The subject matter of the book is mushrooms. Yes, I know, as the name implies, but that effectively means it deals almost exclusively with members of the Basidiomycetes (p. 8) – which includes toadstools – and thus only about 16,000 (p. 8) of the currently named tally of 70,000 fungal species (p. 8). Although some fungi of interest such as the morels have large, easily-visible-to-the-naked-eye reproductive structures – ‘mushrooms’ – they are not part of the book because they are in the Ascomycetes fungal group (p. 39). Some important pathogens of our crop plants such as smuts and rusts are not included. But that’s not because they’re not Basidiomycetes, they are. They’re omitted because they don’t produce the stalked reproductive structures, the mushrooms, which is the criterion for inclusion of a fungus in this book (p. 39). History-changing, famine-causing potato blight is not included either. Not because the causative organism is not a Basidiomycete (which it isn’t), but because Phytophthora is not a fungus but a so-called water-mould (and doesn’t form mushrooms). Similarly, in discussing medicinal potential of mushrooms, there’s only passing mention of penicillin in Mushrooms. Not because it’s not an important fungal-derived pharmaceutical product, but because it is produced by members of the Ascomycetes. Giving due consideration to these ‘omissions’ means there could well be another book for the esteemed mycologist Money to pen in future, adding to his already considerable output. Bring it on, I say!

However, and even excluding those interesting non-mushroom topics and organisms, there’s plenty for the genial Professor Money to write about. And he does write extremely well, which is a hallmark of his penmanship I recall from my first experience of ‘Money on mycology’, The Triumph of the Fungi: A Rotten History. And my main recollection of that book was Money’s highly engaging writing style. A style, which, co-incidentally (?), is as accessible and readable as that other academic mycophile’s David Moore (author of that equally treasured fascinating fungal book Slayers, Saviors, Servants and Sex: An Exposé of Kingdom Fungi).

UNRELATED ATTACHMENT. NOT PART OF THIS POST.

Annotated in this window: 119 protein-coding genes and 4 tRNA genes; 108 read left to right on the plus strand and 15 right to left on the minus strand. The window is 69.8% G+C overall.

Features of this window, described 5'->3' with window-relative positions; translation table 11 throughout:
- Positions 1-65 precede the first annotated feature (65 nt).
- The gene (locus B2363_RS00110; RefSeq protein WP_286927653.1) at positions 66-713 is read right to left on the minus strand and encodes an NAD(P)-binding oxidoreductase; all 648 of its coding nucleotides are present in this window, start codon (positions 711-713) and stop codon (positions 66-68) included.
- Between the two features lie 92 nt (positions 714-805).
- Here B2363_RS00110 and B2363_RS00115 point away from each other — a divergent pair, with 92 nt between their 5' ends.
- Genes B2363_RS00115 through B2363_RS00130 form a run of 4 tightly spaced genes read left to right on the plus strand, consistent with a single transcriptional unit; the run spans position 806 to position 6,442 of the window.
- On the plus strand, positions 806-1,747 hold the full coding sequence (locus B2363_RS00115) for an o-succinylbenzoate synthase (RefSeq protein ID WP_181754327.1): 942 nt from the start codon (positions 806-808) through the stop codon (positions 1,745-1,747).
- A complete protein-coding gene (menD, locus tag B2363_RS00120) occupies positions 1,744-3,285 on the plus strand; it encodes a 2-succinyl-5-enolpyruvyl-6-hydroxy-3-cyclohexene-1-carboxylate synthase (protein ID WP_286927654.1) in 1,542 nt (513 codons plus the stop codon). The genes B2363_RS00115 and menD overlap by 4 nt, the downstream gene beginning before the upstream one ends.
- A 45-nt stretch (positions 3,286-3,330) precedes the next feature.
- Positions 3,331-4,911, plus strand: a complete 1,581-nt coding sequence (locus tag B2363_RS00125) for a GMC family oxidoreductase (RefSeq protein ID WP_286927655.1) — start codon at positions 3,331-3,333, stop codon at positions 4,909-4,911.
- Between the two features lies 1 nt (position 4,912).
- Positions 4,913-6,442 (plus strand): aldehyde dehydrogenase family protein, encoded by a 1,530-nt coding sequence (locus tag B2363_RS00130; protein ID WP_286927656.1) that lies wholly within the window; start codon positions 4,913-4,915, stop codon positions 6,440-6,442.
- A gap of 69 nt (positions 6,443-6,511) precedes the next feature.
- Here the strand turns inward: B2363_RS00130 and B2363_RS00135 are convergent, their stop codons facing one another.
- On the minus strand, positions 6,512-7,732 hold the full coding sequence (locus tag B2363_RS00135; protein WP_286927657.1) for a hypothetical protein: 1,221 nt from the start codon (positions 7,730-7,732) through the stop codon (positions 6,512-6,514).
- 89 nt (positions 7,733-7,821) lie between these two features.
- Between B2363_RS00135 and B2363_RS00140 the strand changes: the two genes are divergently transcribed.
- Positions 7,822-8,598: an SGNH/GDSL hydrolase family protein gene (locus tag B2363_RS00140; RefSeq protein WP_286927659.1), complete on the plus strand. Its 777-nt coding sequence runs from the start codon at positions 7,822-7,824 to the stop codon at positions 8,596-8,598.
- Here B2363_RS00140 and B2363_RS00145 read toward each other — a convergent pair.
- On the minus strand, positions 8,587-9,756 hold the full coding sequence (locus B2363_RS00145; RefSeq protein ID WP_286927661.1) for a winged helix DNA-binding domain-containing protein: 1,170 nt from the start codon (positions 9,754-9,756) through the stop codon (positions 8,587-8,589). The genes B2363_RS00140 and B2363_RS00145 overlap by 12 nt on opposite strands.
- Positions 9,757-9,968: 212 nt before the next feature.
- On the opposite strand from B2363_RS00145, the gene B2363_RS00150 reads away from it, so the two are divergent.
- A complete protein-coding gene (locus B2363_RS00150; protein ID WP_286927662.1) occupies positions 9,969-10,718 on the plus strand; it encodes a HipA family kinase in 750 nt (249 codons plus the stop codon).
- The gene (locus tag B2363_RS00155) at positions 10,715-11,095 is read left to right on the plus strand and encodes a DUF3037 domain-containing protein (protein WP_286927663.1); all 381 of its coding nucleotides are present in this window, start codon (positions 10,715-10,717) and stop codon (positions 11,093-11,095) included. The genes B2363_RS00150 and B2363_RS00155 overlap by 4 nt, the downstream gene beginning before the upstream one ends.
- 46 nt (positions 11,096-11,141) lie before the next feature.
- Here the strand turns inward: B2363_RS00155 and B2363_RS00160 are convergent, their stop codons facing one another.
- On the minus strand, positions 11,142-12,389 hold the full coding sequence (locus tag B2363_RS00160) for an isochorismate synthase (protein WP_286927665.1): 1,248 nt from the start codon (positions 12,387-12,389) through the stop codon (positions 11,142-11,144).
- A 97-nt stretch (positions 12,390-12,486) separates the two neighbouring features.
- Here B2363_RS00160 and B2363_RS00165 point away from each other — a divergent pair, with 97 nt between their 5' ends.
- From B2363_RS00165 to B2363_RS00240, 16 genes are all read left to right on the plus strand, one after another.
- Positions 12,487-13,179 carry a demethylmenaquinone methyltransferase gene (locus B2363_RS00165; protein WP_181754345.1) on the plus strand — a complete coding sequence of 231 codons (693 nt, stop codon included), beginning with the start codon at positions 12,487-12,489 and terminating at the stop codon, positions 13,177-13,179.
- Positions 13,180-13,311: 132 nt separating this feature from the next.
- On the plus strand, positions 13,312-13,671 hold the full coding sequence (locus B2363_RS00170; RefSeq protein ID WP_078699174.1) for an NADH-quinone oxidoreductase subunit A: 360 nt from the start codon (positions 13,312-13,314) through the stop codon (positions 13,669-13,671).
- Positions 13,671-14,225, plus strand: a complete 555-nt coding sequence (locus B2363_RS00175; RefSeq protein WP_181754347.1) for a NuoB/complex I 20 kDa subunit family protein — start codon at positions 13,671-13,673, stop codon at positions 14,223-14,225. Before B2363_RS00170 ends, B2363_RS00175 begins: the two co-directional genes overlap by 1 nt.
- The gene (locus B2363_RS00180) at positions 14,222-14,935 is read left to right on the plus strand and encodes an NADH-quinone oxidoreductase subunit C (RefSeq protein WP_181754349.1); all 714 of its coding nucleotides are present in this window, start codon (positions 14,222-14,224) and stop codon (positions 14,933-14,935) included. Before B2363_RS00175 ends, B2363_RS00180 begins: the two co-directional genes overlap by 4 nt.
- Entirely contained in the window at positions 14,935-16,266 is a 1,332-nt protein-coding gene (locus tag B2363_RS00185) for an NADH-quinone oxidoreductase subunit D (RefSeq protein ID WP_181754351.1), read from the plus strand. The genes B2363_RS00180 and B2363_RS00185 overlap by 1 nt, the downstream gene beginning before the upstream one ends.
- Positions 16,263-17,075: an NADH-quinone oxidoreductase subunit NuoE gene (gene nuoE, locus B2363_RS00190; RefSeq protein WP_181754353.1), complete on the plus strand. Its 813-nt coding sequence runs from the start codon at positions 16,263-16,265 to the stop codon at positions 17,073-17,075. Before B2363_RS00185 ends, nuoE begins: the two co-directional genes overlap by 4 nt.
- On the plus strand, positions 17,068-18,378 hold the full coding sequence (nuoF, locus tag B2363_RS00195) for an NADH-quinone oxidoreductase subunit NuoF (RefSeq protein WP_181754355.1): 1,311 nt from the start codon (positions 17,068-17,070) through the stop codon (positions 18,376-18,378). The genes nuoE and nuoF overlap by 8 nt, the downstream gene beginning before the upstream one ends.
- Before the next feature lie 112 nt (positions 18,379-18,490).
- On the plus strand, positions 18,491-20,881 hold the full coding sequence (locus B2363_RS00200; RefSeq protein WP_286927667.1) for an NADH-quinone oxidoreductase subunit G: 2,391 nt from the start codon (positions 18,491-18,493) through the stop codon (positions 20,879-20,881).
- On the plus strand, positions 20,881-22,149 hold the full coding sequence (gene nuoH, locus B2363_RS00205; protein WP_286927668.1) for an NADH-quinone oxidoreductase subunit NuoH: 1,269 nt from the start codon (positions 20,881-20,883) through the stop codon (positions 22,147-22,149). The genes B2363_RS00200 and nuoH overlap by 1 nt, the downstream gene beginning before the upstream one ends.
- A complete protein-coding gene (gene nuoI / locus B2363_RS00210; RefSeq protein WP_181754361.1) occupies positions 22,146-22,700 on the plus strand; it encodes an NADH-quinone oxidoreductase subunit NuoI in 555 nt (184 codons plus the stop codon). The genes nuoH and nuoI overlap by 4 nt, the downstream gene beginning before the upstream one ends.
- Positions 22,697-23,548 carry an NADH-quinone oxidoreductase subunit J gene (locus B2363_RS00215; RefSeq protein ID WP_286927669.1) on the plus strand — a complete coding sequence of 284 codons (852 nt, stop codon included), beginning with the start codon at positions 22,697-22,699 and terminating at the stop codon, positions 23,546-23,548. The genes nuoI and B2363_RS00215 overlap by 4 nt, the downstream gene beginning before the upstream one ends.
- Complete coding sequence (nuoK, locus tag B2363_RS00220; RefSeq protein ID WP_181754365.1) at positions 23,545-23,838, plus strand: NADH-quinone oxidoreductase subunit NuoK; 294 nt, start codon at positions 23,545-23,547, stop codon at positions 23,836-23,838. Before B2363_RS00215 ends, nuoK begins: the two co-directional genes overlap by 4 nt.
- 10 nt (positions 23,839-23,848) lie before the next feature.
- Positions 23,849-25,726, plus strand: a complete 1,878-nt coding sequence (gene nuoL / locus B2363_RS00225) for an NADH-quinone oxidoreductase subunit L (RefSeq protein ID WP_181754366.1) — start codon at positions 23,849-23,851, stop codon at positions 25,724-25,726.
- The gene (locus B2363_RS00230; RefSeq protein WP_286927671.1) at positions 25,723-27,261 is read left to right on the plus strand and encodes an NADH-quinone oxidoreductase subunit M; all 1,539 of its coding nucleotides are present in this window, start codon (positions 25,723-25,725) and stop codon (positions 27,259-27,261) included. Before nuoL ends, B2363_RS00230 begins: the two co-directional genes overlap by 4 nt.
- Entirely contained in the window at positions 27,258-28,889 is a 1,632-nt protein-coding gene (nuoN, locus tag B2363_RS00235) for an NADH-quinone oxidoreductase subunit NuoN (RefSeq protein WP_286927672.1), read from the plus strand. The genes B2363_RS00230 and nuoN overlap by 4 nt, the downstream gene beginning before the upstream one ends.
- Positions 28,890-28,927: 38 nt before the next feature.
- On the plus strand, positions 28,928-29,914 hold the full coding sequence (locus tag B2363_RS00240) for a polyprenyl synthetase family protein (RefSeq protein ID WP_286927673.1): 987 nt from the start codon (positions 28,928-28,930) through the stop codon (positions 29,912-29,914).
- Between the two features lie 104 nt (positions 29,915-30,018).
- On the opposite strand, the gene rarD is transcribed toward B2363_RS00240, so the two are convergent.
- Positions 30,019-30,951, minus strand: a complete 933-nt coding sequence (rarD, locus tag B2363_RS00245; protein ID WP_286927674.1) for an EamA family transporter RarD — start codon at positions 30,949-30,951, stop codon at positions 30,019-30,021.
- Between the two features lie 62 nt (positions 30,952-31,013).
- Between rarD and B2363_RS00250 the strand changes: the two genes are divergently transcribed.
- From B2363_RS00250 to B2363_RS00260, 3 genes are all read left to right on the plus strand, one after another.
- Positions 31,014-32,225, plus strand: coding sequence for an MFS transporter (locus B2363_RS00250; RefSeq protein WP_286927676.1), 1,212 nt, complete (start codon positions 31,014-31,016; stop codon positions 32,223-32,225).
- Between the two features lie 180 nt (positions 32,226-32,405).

To repeat here some of the interesting insights into mushroom biology – and especially the quirky lives of those who study them(!) such as the ‘Einstein of Mycology’ (p. 82) – would spoil the fun for those who’ve yet to read the book, so I won’t. But, don’t take it from me that Mushrooms is a great book (which can be read in a single sitting if so desired); read the book for yourself. With many of us having a holiday break to look forward to next month, Mushrooms maybe just the thing for the vacation book list? Mushrooms at Christmas, in the company of a real fun-gi, how appealing is that!?


* If I actually followed my advice above, what I ought to have done is looked up the book’s retail price when I first received it and decided that it really wasn’t a good recompense for the time it would take me to review it, and politely decline. Then, asking if I should return the book to the publisher, the answer is highly likely to be no – because it would cost quite a lot for the distributors to repatriate the book to Chicago (USA) from the west country of the UK. Then I’d really be getting a book totally for free – and a hardback one at that. But to do that would have missed the chance to share my enthusiasm for this remarkable book – and Money’s terrific writing style – with the reader(s) of this blogged item. So I didn’t, and this is my review. I hope it’s of some use to somebody…

Nigel Chaffey

I am a Botanist and former Senior Lecturer in Botany at Bath Spa University (Bath, near Bristol, UK). As News Editor for the Annals of Botany I contributed the monthly Plant Cuttings column to that august international phytological organ for almost 10 years. I am now a freelance plant science communicator and Visiting Research Fellow at Bath Spa University. I also continue to share my Cuttingsesque items - and appraisals of books with a plant focus - with a plant-curious audience at Botany One. In that guise my main goal is to inform (hopefully, in an educational, and entertaining way) others about plants and plant-people interactions, and thereby improve humankind's botanical literacy. I'm happy to be contacted to discuss potential writing - or talking - projects and opportunities.
[ORCID: 0000-0002-4231-9082]